Recovering from a brain injury involves a great deal of hard work, and some of that work includes finding ways to enjoy life again.
Thanks to a new 1,700 square foot greenhouse, Special Tree clients at the NeuroCare Center in Romulus are discovering joy in the therapeutic qualities of gardening.
“Working with plants has been shown to release stress and it really improves your ability to focus on what you’re doing,” said Greenhouse Coordinator Linda Davis. “Doing work with the plants and the greenhouse is a nice change for clients. A lot of the physical and occupational therapists bring clients out to work on motor skills, but the benefits are more than just physical– it’s really rewarding to use helping plants to help people.”
The clients find it rewarding as well. Dan B, a client in Special Tree’s vocational program, spends time in the greenhouse every week doing a variety of tasks. He originally started frequenting the greenhouse when it was still new on the campus, just because he had a free day to fill, but now says he wouldn’t miss a visit.
“Every day is different,” he said. “We transfer plants, we cut herbs and put them in a closet to dry out, we strip them down, crush them and will put them in jars when they come in. The goal is to eventually sell them. I’ve built a shelving unit and done other stuff in there too.
“What I tell other clients is to keep going because there is something for everybody. Even if you don’t enjoy what you did one day, the second day is going to be totally different.”
Dan added that he enjoys learning new things about horticulture and that any way he can learn new skills will only add to his skill set and help him find employment in his community.
“My goal is to get a job someplace, someday, and if I go and get a job somewhere they may need someone for maintenance or they may need someone for a greenhouse, and now I have that covered,” he said.
The final touches to the newly constructed facility were made in September, and from there Davis and the Special Tree therapists hit the ground running. Activities are frequent and varied, such as a Lady Bug Release Party in October, Glass Painting classes, and “seed tape” construction in March. But often, warm air and sunlight are the real draw.
Activity Assistant Kari Webster said that having the area is a big benefit to clients if only because it offers a “different atmosphere. “Especially during winter months, having a place that is sunny and warm is a kind of instant mood elevator. Having all those plants in there too really gives a change of environment,” she said. “One client went down one day and planted a plant that she took back to her room. Later, when it was time to return, she was excited to bring the plant back and show Linda how big it had gotten.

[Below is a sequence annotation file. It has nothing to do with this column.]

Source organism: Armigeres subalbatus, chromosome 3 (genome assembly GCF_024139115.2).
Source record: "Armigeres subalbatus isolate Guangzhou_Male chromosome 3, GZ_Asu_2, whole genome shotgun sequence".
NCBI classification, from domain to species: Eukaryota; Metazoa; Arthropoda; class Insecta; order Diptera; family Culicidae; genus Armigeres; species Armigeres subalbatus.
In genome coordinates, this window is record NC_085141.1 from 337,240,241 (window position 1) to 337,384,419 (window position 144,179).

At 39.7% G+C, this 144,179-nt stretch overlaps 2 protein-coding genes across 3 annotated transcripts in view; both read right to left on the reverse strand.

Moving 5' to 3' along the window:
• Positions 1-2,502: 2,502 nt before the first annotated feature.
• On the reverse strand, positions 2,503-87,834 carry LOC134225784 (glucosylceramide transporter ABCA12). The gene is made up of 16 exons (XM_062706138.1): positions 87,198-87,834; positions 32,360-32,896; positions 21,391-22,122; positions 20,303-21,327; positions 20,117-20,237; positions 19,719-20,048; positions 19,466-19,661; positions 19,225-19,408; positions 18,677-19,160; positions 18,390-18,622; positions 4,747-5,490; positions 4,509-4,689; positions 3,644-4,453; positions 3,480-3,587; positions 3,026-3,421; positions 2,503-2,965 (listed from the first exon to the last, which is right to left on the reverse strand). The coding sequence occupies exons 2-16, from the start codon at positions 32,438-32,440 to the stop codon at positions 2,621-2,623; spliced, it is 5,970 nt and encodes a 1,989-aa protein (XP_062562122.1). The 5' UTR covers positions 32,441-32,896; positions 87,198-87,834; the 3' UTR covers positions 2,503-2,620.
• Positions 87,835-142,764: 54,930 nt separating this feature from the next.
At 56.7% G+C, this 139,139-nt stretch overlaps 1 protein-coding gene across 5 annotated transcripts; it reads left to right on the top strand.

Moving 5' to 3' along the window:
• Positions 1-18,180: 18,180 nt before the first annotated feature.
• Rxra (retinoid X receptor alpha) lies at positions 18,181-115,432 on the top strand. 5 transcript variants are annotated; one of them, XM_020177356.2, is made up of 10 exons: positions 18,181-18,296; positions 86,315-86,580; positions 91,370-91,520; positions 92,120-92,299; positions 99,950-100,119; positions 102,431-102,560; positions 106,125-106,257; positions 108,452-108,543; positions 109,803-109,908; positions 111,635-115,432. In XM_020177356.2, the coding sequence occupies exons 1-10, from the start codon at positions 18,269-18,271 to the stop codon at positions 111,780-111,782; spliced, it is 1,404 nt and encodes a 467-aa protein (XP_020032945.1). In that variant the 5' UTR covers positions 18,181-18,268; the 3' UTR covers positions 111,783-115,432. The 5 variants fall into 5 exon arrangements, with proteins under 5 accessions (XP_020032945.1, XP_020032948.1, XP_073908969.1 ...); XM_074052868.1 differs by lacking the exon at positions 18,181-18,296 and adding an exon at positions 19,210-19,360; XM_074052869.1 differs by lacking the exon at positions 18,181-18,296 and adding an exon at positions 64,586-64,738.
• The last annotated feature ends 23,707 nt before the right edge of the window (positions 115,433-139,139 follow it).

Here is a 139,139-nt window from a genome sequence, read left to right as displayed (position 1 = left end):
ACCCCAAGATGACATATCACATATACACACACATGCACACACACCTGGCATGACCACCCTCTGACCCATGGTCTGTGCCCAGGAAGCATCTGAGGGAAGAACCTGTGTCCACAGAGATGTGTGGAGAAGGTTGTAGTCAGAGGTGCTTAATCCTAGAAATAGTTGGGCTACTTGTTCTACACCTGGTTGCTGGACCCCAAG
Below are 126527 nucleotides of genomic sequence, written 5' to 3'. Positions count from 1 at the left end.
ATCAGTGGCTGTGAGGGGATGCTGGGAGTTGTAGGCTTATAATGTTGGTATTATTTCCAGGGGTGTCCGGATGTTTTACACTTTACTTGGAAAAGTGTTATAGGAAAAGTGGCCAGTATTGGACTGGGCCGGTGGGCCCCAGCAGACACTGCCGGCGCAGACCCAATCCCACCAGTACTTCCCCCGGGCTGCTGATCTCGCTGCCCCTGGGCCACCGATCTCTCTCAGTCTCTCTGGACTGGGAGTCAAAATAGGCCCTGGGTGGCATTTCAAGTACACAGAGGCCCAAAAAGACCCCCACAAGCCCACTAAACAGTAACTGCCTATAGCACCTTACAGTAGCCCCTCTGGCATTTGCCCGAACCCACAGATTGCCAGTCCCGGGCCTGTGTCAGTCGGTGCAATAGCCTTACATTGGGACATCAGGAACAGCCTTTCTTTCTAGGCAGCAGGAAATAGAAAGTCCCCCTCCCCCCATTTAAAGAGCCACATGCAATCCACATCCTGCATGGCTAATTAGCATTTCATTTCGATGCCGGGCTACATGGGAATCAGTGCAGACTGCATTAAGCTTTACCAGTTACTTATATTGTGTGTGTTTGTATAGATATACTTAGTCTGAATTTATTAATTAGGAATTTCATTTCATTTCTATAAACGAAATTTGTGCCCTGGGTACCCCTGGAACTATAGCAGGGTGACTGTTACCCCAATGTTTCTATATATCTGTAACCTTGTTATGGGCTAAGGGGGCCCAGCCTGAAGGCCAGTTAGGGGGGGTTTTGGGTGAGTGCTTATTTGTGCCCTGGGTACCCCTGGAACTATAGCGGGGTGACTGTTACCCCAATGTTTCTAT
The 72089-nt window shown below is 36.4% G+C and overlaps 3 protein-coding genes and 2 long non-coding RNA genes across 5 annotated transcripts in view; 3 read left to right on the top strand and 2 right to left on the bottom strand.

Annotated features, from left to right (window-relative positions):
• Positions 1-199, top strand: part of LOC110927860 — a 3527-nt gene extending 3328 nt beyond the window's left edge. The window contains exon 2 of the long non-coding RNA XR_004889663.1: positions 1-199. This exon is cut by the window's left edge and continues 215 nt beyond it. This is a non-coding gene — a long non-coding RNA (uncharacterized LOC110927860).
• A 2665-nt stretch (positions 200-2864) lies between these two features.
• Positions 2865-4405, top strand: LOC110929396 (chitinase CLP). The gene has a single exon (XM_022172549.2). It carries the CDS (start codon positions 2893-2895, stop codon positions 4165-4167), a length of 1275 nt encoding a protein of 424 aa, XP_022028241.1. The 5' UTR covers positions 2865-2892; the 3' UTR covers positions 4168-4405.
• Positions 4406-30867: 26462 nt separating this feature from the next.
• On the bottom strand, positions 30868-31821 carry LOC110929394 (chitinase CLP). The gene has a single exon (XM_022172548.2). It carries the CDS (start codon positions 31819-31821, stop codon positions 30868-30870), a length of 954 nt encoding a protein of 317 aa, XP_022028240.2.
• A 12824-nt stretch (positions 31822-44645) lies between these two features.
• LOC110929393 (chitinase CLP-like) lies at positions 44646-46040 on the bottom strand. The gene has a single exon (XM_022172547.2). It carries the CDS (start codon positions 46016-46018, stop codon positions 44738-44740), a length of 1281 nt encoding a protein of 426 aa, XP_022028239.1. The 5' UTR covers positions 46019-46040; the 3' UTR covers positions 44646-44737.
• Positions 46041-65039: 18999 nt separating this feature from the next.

“Just caring for that plant and taking ownership and pride, it gave her a sense of accomplishment. It may seem small, but it’s huge for our clients. There may naturally be letdowns they go through during recovery, but this is always something positive.”
Balmy weather and thriving plants are nice during the winter, but according to Davis, the summer is when the greenhouse will truly shine. A wheelchair accessible raised vegetable garden will get underway this spring in the area adjacent to the greenhouse, and there are even plans for a palm tree when the weather will support it. Once the plants are started, they will be moved inside for the colder months. Davis said that the larger tropicals like the palm tree and a banana plant (which will grow to eight feet in three years) will help fill the high ceiling of the enclosure. She mentioned that tomatoes and trellises could also be used to fill the space.
The greenhouse isn’t just for looks either. Herbs and spices—grown using only organic sprays and natural pest controls like the lady bugs—will be packaged and sold. Produce such as kohlrabi, beets and turnips will be used in the meals created at the NeuroCare Campus’ fully outfitted kitchen. Starting in June, a farmer’s market is planned on the campus for every second Friday until October, giving locals, clients and their families a chance to sample the harvest.
Visitors are welcome to tour the greenhouse and campus weekdays if arranged in advance. For details contact Jack Richert at 734-341-5604 or at firstname.lastname@example.org.